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How to Fix a 169 IP Address Error
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When you can't connect to the internet , and your computer seems to have an IP address that starts with 169, there's a simple explanation. This type of error happens when a Windows computer requests an IP address and doesn't receive one. To fix this sort of 169 IP address error, your computer must be able to obtain a valid IP address from your network.
Causes of 169 IP Address Error
For a computer to access the internet through a network, it needs a valid IP address. The easiest way to make sure this happens seamlessly is through the Dynamic Host Configuration Protocol (DHCP), which is a setting that allows the router to automatically assign an IP address to each device on the network.
When a Windows computer isn't able to communicate with the DHCP server, something called Automatic Private IP Addressing (APIPA) kicks in. It assigns the computer an IP address that starts with 169.254. These IP addresses are only useful on local networks, not the internet.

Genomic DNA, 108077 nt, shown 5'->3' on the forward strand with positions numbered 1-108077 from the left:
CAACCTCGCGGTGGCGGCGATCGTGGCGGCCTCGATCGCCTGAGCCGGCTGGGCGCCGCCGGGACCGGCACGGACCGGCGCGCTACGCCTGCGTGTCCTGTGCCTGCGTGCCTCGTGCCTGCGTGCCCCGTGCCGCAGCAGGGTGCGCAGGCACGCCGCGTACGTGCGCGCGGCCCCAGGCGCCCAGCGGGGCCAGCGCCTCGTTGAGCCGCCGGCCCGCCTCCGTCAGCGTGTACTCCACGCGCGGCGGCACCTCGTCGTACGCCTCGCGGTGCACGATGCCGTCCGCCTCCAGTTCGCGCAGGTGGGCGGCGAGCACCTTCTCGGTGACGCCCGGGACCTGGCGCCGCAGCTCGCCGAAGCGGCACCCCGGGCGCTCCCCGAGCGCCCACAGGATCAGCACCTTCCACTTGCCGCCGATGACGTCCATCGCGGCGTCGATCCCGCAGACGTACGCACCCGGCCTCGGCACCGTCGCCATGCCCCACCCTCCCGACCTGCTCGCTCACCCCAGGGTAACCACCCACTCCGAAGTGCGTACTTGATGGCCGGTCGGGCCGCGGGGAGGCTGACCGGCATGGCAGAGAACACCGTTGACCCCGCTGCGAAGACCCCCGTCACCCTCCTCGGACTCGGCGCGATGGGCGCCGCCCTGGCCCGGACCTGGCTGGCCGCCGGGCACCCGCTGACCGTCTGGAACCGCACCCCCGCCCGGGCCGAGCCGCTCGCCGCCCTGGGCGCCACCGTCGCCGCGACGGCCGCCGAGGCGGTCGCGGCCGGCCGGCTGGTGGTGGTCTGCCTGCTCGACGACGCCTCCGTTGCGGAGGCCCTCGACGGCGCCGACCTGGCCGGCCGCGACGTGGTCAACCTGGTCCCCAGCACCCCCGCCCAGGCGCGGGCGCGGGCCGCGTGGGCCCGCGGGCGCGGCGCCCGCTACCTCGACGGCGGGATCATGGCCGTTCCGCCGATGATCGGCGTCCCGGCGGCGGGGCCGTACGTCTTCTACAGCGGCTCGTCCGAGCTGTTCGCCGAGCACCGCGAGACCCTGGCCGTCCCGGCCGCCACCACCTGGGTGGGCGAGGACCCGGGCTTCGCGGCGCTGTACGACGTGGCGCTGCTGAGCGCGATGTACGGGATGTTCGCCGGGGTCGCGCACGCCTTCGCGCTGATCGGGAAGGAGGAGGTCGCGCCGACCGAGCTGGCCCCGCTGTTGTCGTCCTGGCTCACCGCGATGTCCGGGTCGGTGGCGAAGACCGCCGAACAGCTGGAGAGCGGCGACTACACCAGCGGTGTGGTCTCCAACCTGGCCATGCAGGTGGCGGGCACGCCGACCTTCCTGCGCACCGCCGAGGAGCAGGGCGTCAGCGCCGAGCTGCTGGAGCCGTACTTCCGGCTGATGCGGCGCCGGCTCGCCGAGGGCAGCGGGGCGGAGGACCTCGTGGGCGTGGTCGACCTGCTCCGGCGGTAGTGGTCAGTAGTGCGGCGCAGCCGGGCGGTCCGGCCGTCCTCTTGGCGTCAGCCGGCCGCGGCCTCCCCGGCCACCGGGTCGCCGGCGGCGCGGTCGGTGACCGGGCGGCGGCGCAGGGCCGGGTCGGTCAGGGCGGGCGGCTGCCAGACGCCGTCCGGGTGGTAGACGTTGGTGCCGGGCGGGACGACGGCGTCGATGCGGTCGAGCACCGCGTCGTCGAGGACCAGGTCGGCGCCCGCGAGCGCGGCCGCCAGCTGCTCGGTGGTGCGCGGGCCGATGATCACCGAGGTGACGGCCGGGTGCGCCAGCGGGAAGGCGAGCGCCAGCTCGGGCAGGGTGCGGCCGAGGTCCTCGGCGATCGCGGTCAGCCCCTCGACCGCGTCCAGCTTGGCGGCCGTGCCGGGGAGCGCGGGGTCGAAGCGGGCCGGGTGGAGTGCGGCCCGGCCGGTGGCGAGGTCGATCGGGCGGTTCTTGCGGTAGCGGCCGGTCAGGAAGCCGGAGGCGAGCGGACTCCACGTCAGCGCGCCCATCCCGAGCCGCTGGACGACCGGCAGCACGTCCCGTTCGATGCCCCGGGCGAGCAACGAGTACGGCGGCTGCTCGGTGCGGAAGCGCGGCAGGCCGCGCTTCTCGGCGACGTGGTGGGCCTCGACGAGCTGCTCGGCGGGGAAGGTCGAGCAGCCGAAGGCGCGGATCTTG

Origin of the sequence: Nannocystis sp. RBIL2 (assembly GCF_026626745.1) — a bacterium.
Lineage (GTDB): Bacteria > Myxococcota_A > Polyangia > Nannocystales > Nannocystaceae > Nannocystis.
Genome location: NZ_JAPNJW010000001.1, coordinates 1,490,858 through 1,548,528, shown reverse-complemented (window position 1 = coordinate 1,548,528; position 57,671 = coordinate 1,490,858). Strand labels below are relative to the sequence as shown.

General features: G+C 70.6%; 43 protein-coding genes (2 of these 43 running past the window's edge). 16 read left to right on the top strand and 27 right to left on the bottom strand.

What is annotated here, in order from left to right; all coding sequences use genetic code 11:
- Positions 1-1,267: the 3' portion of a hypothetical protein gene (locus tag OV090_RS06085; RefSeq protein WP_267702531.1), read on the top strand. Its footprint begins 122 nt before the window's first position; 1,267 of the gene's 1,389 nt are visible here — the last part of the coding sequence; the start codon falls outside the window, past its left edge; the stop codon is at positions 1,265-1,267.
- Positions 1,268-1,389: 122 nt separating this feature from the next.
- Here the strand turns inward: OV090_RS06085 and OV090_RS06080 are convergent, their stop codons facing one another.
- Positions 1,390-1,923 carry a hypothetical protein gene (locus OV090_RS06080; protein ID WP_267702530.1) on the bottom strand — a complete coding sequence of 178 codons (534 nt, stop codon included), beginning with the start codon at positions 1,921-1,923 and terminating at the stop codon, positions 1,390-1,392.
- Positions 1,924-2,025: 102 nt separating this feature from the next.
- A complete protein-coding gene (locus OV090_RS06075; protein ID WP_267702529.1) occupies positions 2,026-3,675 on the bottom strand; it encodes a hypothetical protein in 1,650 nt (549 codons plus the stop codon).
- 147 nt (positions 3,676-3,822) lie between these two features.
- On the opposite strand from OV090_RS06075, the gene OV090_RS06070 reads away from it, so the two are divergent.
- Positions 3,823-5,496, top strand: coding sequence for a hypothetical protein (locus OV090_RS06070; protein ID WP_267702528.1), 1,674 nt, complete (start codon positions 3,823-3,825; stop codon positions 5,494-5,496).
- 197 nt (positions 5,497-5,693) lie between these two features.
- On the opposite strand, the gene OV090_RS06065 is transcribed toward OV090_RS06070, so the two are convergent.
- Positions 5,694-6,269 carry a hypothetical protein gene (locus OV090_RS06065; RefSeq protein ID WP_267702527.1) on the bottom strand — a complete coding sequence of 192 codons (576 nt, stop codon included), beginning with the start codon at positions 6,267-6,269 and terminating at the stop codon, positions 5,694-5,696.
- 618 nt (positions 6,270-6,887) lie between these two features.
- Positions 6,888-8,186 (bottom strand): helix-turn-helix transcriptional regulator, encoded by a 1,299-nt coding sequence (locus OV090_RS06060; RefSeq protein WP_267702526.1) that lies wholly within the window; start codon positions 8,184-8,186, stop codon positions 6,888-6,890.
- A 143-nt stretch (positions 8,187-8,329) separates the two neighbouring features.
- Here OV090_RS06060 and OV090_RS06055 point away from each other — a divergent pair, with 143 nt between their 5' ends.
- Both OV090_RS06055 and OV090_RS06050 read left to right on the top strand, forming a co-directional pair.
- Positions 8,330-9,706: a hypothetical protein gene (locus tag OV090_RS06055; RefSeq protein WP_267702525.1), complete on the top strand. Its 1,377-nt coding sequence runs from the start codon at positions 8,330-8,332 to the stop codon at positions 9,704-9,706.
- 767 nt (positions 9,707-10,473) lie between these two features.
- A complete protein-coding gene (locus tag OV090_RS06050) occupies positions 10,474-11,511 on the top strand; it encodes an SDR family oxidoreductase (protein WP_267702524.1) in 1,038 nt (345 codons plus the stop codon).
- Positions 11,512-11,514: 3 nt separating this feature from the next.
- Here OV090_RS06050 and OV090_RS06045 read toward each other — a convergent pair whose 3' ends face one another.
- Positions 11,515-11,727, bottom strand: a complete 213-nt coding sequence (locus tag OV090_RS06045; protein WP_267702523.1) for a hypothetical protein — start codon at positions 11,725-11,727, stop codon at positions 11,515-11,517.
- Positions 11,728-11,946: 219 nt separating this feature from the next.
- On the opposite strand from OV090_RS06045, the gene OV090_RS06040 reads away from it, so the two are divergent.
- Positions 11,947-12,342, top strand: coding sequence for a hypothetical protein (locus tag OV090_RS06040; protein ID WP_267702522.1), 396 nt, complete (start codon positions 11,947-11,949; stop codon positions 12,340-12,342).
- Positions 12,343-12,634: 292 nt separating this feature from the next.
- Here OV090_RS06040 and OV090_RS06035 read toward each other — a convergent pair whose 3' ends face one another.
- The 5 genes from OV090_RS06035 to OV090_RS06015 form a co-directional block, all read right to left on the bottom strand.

Without communication between the computer and the DHCP server, and as long as the computer has a 169 IP address, it can't connect to the internet. That's why the fix for this problem involves making sure your computer and the DHCP server can communicate. When that happens, the problem basically fixes itself.
To fix an error where your computer has an invalid IP address that starts with 169, you need to make it so that the networking device in your computer is able to communicate with your network hardware .
Depending on the reason you experience this error, you may be able to accomplish this by resetting the network hardware, telling the networking device in the computer to request a new IP address, or changing some settings in the router .
Power cycle the network hardware . Turn off and unplug your modem and router, and then plug both devices back in. When the network hardware starts back up, and your computer attempts to reconnect to the network, it may be able to obtain a valid IP address.
Use the Windows networking troubleshooter . This automated process takes care of most networking problems, including ones that prevent a computer from obtaining a valid IP address.